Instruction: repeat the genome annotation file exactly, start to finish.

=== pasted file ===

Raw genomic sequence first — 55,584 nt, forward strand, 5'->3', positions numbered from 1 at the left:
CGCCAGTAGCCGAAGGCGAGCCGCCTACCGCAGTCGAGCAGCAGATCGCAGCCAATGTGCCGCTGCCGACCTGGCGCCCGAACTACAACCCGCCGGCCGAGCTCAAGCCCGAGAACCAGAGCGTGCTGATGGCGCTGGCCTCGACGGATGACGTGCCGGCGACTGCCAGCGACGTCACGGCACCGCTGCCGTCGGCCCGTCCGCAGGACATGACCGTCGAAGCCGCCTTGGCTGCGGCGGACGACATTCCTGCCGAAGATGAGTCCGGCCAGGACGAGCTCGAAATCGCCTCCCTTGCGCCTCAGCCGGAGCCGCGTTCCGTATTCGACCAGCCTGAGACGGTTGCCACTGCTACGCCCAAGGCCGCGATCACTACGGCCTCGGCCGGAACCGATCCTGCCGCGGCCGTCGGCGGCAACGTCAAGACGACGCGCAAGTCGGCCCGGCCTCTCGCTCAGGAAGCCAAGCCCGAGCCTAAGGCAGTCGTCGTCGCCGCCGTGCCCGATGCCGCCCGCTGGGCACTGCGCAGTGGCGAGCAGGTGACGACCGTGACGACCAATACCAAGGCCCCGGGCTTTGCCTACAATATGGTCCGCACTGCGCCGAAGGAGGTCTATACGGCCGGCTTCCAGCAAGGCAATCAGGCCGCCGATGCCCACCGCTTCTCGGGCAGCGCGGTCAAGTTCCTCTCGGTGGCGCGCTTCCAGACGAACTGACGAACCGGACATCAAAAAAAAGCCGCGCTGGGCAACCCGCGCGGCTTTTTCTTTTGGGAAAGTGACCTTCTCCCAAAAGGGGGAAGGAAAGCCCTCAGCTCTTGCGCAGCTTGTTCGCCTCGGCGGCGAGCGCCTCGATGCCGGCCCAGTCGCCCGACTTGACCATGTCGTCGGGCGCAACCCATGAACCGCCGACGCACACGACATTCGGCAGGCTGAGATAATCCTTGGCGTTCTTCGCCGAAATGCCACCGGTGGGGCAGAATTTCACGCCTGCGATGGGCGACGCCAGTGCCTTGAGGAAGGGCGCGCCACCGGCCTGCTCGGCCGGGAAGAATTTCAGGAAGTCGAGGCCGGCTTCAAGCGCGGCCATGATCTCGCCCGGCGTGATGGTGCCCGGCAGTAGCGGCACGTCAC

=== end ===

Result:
Raw genomic sequence first — 55,584 nt, forward strand, 5'->3', positions numbered from 1 at the left:
CGCCAGTAGCCGAAGGCGAGCCGCCTACCGCAGTCGAGCAGCAGATCGCAGCCAATGTGCCGCTGCCGACCTGGCGCCCGAACTACAACCCGCCGGCCGAGCTCAAGCCCGAGAACCAGAGCGTGCTGATGGCGCTGGCCTCGACGGATGACGTGCCGGCGACTGCCAGCGACGTCACGGCACCGCTGCCGTCGGCCCGTCCGCAGGACATGACCGTCGAAGCCGCCTTGGCTGCGGCGGACGACATTCCTGCCGAAGATGAGTCCGGCCAGGACGAGCTCGAAATCGCCTCCCTTGCGCCTCAGCCGGAGCCGCGTTCCGTATTCGACCAGCCTGAGACGGTTGCCACTGCTACGCCCAAGGCCGCGATCACTACGGCCTCGGCCGGAACCGATCCTGCCGCGGCCGTCGGCGGCAACGTCAAGACGACGCGCAAGTCGGCCCGGCCTCTCGCTCAGGAAGCCAAGCCCGAGCCTAAGGCAGTCGTCGTCGCCGCCGTGCCCGATGCCGCCCGCTGGGCACTGCGCAGTGGCGAGCAGGTGACGACCGTGACGACCAATACCAAGGCCCCGGGCTTTGCCTACAATATGGTCCGCACTGCGCCGAAGGAGGTCTATACGGCCGGCTTCCAGCAAGGCAATCAGGCCGCCGATGCCCACCGCTTCTCGGGCAGCGCGGTCAAGTTCCTCTCGGTGGCGCGCTTCCAGACGAACTGACGAACCGGACATCAAAAAAAAGCCGCGCTGGGCAACCCGCGCGGCTTTTTCTTTTGGGAAAGTGACCTTCTCCCAAAAGGGGGAAGGAAAGCCCTCAGCTCTTGCGCAGCTTGTTCGCCTCGGCGGCGAGCGCCTCGATGCCGGCCCAGTCGCCCGACTTGACCATGTCGTCGGGCGCAACCCATGAACCGCCGACGCACACGACATTCGGCAGGCTGAGATAATCCTTGGCGTTCTTCGCCGAAATGCCACCGGTGGGGCAGAATTTCACGCCTGCGATGGGCGACGCCAGTGCCTTGAGGAAGGGCGCGCCACCGGCCTGCTCGGCCGGGAAGAATTTCAGGAAGTCGAGGCCGGCTTCAAGCGCGGCCATGATCTCGCCCGGCGTGATGGTGCCCGGCAGTAGCGGCACGTCAC